How the FOSTA/SESTA bill puts sex workers at risk
Sex workers have been protesting the Fight Online Sex Trafficking Act (FOSTA) and the Stop Enabling Sex Traffickers Act (SESTA) for months, warning that the bills claiming to prevent sex trafficking would actually eliminate the resources that protect all kinds of sex workers from violence, and put trafficking victims at greater risk by driving the industry deeper underground. Despite their efforts, the bills passed overwhelmingly in the House of Representatives and the Senate and were signed into law by President Donald Trump on April 11th. The bills received heavy support from celebrities like Amy Schumer and Seth Meyers.
On the surface, this seems rather obvious. No, of course we don't support sex trafficking. Yes, of course we'd like to stop it.
But that's not what this bill does.
So what does FOSTA/SESTA actually do?
SESTA makes websites liable if they “knowingly assist, facilitate, or support sex trafficking,” while FOSTA goes one step further to conflate sex trafficking and sex work. FOSTA amends Section 230 of the Communications Decency Act, which protected online intermediaries from being held liable for their users’ speech. Now, under FOSTA it is a federal crime (punishable by up to 10 years in prison) for websites to host content with “the intent to promote or facilitate the prostitution of another person.”
The new legislation effectively forces websites to censor any user content that alludes to the exchange of sex for money. In their wake, multiple sex work forums have shut down, Reddit deleted its escort and sugar daddy groups, and Craiglist’s personal ads, which were responsible for a drop in female homicide rates, disappeared. Many sex workers reported missing or locked Google Drive files, and Microsoft warned customers using Office, Xbox, and Skype that they will be prohibiting “offensive language.” Two days before Trump signed the bills, federal authorities seized Backpage, one of the main advertising sites targeted by the legislation. The legislation’s vague language could also potentially affect social media accounts such as Twitter or Instagram, from which sex workers are already routinely suspended or banned.
According to Liara Roux, a sex worker, independent porn producer, and organizer, SESTA is already having a devastating effect on sex workers. “Since our safety resources have come down, SESTA has a body count,” said Roux. “This legislation has removed vital safety resources from a community already at high risk of violence. It has taken a career away from people who were paying their rents and feeding their kids. Every organizer you talk to can tell you there are verified reports in their immediate community of sex workers who have come to harm as a direct result of the FOSTA/SESTA fallout.”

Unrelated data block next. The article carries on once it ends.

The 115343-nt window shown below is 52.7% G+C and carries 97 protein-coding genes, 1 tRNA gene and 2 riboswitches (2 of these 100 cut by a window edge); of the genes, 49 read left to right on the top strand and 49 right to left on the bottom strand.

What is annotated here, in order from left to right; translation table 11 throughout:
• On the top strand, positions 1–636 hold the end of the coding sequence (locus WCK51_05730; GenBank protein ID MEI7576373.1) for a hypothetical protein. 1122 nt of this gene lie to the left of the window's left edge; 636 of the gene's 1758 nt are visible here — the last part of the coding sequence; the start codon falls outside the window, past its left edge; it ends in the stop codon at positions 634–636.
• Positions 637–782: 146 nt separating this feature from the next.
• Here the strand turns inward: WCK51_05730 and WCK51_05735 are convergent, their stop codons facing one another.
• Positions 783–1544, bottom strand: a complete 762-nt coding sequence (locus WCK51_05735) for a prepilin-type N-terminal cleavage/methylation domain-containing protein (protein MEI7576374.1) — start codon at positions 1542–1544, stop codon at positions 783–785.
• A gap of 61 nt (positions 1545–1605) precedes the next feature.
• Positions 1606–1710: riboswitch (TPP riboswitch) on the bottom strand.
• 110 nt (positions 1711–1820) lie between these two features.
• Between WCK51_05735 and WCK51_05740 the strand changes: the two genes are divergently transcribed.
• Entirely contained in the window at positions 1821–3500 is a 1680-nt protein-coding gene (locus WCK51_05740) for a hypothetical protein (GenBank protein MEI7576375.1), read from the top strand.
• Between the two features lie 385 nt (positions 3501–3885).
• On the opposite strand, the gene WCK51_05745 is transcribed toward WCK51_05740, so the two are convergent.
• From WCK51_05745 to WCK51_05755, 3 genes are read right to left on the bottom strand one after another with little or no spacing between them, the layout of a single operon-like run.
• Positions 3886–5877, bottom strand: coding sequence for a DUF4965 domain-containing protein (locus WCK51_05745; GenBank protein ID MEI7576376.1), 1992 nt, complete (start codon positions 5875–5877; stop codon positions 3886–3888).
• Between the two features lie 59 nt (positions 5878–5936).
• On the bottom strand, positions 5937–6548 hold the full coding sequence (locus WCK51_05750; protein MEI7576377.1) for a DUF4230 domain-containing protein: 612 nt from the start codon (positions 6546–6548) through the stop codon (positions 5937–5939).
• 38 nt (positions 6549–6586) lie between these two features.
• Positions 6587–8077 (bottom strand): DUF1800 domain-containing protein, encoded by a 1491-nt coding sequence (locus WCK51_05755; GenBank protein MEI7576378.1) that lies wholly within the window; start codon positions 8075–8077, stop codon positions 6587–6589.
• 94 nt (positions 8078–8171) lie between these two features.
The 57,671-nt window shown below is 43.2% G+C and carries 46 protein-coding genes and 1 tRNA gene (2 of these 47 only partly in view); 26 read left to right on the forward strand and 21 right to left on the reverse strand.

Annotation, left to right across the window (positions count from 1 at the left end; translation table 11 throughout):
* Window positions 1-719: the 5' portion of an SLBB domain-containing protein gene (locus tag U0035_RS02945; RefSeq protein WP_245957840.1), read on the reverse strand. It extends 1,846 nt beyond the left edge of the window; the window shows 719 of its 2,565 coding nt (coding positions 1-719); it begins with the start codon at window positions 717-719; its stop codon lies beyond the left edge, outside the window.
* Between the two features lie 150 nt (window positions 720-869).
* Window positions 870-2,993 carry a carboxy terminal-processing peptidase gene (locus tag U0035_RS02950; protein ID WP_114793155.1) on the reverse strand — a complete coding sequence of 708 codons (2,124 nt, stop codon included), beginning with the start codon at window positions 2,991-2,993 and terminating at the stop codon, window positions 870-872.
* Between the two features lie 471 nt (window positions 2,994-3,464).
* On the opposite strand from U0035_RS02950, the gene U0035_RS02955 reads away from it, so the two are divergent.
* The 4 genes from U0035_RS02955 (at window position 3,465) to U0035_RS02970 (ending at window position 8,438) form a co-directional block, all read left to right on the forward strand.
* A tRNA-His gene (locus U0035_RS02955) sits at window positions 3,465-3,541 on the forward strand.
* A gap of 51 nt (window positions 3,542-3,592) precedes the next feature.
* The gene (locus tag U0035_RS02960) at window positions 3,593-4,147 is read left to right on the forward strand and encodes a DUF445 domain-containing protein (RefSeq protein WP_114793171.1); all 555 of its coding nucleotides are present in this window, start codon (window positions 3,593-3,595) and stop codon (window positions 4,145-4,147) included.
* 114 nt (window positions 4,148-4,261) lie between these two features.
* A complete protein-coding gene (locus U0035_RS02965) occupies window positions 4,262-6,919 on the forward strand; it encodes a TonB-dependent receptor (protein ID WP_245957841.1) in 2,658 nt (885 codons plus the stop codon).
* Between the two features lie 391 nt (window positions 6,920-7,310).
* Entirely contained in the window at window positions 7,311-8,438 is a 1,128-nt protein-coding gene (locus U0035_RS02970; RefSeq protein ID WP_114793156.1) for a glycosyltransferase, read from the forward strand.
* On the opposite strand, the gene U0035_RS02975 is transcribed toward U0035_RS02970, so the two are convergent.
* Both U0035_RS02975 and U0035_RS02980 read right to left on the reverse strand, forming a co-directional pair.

FOSTA/SESTA targets websites purported to be trafficking hubs, when it is precisely those sites that not only enable sex workers to do their work safely and independently, but also make it easier for authorities to find and investigate possible trafficking cases. Online advertising sites like Backpage and Craigslist help sex workers screen clients, negotiate terms in advance, and minimize their reliance on pimps and public spaces to find work, while community forums allow spaces for sharing safety resources.
The bill will hinder, not help, its purported goal of curbing trafficking
This legislation will force sex workers onto the streets, where they face more harassment and violence. Moreover, the bill will hinder, not help, its purported goal of curbing trafficking — closing down these sites only pushes trafficking further underground. In fact, the U.S.’ largest network of anti-trafficking organizations, The Freedom Network, has warned that FOSTA will compromise the very tools that are most useful for finding traffickers. As Roux puts it, “The reality is, decriminalization of sex work allows people in the sex trade to come into the light and ask for help from the government and law enforcement when they need it. Right now trafficking victims are as likely to be arrested, or abused by the police, as they are helped.”